4

手を上げてない人は私だけです。

上げてない is the negative form of てある right? Most people would omit the い in ている. So for me it is hard to differentiate if てある or ている is used since both sounds the same (negative only). So how to differentiate? From writing the ている is ていない and てある is てない. In writing you can't omit the い in ている/ていない right?

手をあげていない means: not raising hand.
手をあげてない means: hand has not been raised.

Are these correct? Is the meaning of the first sentence like this? the person whose hand has not (yet) been raised is only me. Which can be simplified into : the person who is not raising their hand is me. If I change ない into いない... Then it would roughly translate as (hand is still rising ; still in motion ; not yet been raised) right? Because in english "raising our hand" usually means the state after the action of "raise" is completed (hand is constant in the air and not going any higher). Unlike "falling" that usually means the ongoing action of "fall" and not the state after the action of "fall" is completed. Feel free to correct any facts conveyed here.

  • 2
    How do you differentiate has and is in he's finished? – oldergod Oct 3 '16 at 8:42
  • It depends on the context. Subject + has + V3(past participle) + object. Eg. Tom has cleaned the room. He has finished (the project). Object(as subject) + verb to be + V3(past participle) + with/by + (). Eg. Tom is invited by John. He is finished (with the project). In general : 'He is finished' implies that someone do the verb 'finish' with 'He' as the object. In this expression, the subject is himself. The final state after the verb is done is described by 'he is finished'. He finishes himself. 'He has finished' implies that 'he' is the subject and has already reach that state of completion. – Dekiru Oct 3 '16 at 9:37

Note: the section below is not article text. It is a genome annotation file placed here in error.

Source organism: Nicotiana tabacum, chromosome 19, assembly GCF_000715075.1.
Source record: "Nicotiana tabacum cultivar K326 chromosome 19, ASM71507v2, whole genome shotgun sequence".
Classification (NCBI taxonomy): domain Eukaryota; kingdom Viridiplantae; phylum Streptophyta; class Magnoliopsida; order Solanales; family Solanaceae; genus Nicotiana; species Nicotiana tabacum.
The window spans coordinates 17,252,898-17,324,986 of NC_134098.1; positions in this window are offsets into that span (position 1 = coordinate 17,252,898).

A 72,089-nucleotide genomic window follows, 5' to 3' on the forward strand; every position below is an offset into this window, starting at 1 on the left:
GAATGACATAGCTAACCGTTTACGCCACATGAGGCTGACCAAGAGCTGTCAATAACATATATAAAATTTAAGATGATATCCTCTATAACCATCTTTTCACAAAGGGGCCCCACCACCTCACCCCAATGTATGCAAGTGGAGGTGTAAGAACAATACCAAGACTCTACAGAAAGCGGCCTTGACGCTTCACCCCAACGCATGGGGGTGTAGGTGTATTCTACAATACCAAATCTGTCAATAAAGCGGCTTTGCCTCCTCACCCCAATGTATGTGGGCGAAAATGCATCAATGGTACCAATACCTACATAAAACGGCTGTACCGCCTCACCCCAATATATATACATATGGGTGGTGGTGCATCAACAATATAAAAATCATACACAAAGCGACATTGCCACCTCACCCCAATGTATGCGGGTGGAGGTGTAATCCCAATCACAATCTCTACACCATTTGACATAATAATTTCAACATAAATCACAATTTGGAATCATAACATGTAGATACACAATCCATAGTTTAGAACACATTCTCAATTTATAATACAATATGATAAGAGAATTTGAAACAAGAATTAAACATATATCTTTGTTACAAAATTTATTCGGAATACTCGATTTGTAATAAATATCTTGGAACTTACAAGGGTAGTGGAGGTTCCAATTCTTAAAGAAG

• You have your answer then? – oldergod Oct 3 '16 at 23:59
  • 1
    上げてない is the negative form of てある right? -> No, 手をあげてない is a contraction of あげてない, and is a the negative of あげている/あげてる. 手をあげていない means: not raising hand. 手をあげてない means: hand has not been raised. -> These mean the same thing. あげてない is a contraction of あげていない. And it can mean either a continuous action "am not raising (now)" or present perfective "haven't raised" (or past "didn't raise") – Chocolate Oct 4 '16 at 4:02
  • 1
    例文を、↓サザーランドさんの使っている「置いてない」みたいなのにした方がいいかもしれません。。「置いてない」(=「置いていません」「置いてありません」)なら、「置いている」と「置いてある」の両方の否定形になるので。。他には、「買ってない」(=「買っていません」「買ってありません」)→「買っている」「買ってある」とか、「書いてない」、「言ってない」、「渡してない」、「考えてない」とか・・・ – Chocolate Oct 4 '16 at 4:14
-2

Generally I think you can tell by the subject.
(Very similar to the conversation between yourself and oldergod above)

上げてる (who or what?) ⇒ 私 = 上げて

Other examples of ambiguity resolved by identifying the subject/actor:

置いてない  

  • 「私はそこに置いてないよ」 - Subject/Actor is 私, so this must mean 置いていない
  • 「お肉は冷蔵庫に置いてると思う」 - Subject is probably お肉, so this must mean 置いてありません

開けてない

  • 「私は窓開けてないよ」 - Subject/Actor is 私, so this must mean 開けていない
  • 「窓は開けてないと思う」 - Subject is probably 窓, so this must mean 開けてありません
  • 1
    I would appreciate corrective criticism when receiving a down vote, thanks! – sazarando Mar 9 '17 at 1:24

Your Answer

By clicking “Post Your Answer”, you agree to our terms of service, privacy policy and cookie policy

Not the answer you're looking for? Browse other questions tagged or ask your own question.